Interim President Karen Pearl would not comment on whether the board had asked Feldt to leave, saying personnel matters are confidential. Feldt only said that she wants to "speak more in her own voice" and to spend time traveling with her husband.
Feldt was an insider when she became president in 1996 after four years of leadership crises following the departure of Faye Wattleton, the previous long-term president with 14 years of service.
"I really was the right person at the right time," said Feldt, who had headed two southwestern affiliates.
Internal disagreements with some affiliates, however, put strains in her organizational support. Differences arose over a plan to create a long-term supply of reasonably-priced birth control pills for the 850 Planned Parenthood clinics. Contraception is a major element of Planned Parenthood services, with 2.25 million clients for contraception in 2003, compared to 244,000 who obtained abortions (slightly more than 10 percent).
Previously, Feldt oversaw the development of a Planned Parenthood branded condom and a pregnancy test. However, a schism developed on how to approach "the pill project." Some large affiliates wanted to expand their own enterprise for the bulk-discount purchasing of oral contraceptives. Affiliates are independently incorporated and carry a geographical name, such as "Planned Parenthood of the Texas Capital Region." They must raise their own funds, as well as meet national medical and operational standards. Affiliate representatives are also the major players on the national board.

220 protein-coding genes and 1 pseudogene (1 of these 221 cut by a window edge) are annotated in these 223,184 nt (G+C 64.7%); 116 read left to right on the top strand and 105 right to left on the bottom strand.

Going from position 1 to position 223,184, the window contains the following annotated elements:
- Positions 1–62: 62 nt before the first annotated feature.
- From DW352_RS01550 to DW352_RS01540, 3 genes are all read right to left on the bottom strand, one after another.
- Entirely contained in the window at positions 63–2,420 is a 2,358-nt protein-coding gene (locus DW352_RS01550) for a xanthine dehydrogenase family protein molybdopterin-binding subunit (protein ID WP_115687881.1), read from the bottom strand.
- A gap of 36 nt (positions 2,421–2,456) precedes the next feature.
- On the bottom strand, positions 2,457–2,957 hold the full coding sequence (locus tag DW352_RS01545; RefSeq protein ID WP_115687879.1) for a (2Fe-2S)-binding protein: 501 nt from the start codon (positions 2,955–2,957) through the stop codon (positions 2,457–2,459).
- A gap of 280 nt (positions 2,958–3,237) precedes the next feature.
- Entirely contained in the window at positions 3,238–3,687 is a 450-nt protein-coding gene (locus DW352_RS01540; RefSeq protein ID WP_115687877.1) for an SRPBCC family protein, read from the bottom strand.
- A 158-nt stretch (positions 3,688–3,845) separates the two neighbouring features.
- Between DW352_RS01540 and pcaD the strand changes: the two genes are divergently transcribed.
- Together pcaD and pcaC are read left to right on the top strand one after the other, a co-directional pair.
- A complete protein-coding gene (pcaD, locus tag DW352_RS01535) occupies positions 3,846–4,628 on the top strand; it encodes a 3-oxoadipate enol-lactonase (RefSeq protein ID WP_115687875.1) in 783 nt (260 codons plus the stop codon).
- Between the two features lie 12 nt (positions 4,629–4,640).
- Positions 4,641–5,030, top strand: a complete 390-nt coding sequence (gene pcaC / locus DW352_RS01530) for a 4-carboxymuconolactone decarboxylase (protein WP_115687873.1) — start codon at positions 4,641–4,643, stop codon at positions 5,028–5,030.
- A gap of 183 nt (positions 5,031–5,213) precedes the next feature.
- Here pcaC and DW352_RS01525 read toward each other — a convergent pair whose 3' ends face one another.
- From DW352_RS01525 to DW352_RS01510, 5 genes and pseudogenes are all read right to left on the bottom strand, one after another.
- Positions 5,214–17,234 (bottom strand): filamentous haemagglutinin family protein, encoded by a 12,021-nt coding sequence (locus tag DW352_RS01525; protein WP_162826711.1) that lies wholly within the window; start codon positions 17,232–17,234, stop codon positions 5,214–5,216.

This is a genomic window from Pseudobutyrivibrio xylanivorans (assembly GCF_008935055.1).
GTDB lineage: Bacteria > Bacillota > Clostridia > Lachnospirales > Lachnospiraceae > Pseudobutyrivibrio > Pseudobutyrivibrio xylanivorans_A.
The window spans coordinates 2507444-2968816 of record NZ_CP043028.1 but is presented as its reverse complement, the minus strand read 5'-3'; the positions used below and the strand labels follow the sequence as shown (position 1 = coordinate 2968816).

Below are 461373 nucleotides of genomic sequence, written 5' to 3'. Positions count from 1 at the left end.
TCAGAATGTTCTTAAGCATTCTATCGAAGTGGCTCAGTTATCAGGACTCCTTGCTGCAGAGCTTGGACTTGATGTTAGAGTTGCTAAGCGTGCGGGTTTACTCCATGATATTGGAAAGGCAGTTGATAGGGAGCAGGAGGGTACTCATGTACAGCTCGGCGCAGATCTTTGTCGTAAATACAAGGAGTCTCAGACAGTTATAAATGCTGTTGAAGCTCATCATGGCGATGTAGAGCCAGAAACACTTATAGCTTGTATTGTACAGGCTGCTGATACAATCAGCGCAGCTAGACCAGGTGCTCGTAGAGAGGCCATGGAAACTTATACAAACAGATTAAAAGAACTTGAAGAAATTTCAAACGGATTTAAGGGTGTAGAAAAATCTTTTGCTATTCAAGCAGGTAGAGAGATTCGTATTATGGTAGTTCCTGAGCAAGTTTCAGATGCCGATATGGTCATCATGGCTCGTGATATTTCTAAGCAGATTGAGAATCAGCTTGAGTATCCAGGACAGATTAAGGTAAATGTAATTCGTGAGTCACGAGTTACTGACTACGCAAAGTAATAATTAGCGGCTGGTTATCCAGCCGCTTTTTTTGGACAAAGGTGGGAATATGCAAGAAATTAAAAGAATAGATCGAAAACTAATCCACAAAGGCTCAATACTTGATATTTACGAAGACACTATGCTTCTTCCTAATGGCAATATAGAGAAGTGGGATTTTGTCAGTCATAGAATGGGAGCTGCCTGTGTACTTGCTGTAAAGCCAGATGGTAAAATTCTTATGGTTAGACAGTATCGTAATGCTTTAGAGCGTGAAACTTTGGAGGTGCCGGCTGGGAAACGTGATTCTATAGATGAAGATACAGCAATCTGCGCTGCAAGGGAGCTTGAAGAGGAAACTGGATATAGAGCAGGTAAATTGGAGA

Feldt and others envisioned national control of the pill project and a possible manufacture of a Planned Parenthood brand pill.
"People give you money because you do exciting things. My strong suit is to begin a program and to make it happen," said Feldt.
While Feldt succeeded in establishing a national Contraceptive Enterprise Council--to carry out her aims--the process created rifts.
Said Feldt: "Was there internal strife? Yes. Did it get resolved? Yes. Does it exhaust a president? Yes."
According to sources, tensions simmered through a national "summit" shortly after the election, when spirits were already low.
In 2004, Feldt oversaw the first-ever endorsement of a presidential candidate, supporting Democrat John Kerry, which, according to Pearl, had broad support within the organization. The Planned Parenthood Action Fund, which Feldt also headed, raised $7 million for pro-choice election efforts and a separate Planned Parenthood political action committee raised $700,000 to support political campaigns, said Feldt.